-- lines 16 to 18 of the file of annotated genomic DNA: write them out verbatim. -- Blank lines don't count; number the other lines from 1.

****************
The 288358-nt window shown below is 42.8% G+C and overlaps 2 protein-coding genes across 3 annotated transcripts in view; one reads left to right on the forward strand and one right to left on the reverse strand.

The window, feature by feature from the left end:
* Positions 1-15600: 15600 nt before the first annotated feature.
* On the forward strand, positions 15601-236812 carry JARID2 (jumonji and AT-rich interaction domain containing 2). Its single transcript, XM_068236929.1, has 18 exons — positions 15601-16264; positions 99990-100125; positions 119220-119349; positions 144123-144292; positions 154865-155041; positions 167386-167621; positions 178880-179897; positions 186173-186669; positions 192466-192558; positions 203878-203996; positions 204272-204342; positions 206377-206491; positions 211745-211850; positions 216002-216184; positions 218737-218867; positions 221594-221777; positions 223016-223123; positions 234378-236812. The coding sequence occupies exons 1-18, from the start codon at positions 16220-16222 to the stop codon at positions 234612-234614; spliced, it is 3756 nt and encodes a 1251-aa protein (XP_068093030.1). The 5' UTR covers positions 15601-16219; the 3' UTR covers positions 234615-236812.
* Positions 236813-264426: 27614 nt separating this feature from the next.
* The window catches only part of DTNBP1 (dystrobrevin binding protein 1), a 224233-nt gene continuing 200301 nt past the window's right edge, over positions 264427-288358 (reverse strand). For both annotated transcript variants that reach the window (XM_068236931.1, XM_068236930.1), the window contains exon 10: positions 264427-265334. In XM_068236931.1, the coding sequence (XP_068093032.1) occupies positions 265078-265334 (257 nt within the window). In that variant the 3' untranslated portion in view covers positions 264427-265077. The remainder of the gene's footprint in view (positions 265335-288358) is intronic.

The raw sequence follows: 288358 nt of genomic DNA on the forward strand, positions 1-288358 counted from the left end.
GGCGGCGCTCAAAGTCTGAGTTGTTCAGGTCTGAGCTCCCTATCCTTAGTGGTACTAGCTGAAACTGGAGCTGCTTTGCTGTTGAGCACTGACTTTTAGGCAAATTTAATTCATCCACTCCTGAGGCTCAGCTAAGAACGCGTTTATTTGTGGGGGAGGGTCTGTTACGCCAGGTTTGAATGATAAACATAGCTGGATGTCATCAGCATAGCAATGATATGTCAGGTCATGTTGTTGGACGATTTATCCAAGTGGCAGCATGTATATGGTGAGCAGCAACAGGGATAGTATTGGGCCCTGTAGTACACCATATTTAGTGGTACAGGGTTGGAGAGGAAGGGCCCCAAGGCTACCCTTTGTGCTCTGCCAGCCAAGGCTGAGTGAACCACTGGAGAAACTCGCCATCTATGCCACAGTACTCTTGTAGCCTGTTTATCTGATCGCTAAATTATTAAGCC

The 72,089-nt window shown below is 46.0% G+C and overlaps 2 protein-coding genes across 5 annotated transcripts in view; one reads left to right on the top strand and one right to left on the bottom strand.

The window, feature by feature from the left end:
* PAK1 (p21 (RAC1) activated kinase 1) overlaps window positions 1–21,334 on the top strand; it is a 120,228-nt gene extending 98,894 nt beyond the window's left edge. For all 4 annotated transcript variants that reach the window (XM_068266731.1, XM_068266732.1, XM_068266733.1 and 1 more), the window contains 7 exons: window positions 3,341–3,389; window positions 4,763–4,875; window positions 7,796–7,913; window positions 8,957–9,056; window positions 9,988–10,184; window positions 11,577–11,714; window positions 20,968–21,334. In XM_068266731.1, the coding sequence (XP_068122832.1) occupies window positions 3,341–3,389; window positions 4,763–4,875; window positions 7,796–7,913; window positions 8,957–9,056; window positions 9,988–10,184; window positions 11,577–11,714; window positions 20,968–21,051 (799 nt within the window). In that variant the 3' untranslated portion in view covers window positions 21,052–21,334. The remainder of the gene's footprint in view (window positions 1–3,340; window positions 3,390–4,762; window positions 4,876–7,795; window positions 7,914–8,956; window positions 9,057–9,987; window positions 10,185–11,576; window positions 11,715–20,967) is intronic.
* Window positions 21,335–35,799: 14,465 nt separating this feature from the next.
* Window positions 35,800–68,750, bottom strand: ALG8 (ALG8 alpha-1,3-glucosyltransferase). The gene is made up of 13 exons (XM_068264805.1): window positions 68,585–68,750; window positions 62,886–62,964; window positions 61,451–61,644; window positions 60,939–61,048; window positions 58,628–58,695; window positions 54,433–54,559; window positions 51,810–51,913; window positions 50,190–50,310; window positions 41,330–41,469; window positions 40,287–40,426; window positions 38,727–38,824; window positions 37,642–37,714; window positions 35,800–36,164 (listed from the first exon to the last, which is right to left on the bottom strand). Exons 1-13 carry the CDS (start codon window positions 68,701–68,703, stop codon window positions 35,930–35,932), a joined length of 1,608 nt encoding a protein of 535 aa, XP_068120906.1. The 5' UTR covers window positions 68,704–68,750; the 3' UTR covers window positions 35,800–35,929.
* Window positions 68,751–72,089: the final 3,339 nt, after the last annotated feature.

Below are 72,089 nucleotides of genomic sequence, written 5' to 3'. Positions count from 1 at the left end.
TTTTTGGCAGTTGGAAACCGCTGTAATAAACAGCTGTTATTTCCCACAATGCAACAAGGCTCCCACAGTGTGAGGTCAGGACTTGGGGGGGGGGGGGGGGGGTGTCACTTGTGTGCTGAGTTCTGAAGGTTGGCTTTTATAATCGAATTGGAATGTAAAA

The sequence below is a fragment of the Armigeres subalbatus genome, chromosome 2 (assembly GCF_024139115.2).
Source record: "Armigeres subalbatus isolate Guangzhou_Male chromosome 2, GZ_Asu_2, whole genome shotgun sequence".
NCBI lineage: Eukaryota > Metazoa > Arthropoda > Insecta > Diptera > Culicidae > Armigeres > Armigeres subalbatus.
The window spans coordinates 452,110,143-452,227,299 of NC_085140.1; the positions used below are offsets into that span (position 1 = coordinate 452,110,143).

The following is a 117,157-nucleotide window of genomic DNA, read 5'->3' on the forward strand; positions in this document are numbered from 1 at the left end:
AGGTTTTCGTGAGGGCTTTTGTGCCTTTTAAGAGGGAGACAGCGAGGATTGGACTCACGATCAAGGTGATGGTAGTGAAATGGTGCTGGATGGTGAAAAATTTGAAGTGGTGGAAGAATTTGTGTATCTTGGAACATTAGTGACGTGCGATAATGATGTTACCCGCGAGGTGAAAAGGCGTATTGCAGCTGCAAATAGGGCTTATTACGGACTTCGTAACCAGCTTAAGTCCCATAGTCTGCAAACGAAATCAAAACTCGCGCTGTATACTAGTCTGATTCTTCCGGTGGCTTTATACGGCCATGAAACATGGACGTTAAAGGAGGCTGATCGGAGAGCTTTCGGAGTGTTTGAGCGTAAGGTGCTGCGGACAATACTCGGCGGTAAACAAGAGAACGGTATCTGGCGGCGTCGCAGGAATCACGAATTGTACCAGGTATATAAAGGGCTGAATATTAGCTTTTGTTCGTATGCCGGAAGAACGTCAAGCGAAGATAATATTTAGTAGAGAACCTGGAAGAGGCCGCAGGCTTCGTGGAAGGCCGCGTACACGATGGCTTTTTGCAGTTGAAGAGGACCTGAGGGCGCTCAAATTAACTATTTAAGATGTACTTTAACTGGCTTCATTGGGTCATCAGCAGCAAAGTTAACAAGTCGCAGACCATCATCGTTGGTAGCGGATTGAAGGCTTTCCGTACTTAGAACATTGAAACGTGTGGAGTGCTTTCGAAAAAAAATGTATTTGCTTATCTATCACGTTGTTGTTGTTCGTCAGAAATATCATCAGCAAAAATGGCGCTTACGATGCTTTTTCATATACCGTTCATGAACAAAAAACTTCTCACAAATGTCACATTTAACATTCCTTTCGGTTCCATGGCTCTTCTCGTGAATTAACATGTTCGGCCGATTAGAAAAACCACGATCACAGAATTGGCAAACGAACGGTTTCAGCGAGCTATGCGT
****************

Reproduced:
TTTTTGGCAGTTGGAAACCGCTGTAATAAACAGCTGTTATTTCCCACAATGCAACAAGGCTCCCACAGTGTGAGGTCAGGACTTGGGGGGGGGGGGGGGGGGTGTCACTTGTGTGCTGAGTTCTGAAGGTTGGCTTTTATAATCGAATTGGAATGTAAAA

The sequence below is a fragment of the Armigeres subalbatus genome, chromosome 2 (assembly GCF_024139115.2).
Source record: "Armigeres subalbatus isolate Guangzhou_Male chromosome 2, GZ_Asu_2, whole genome shotgun sequence".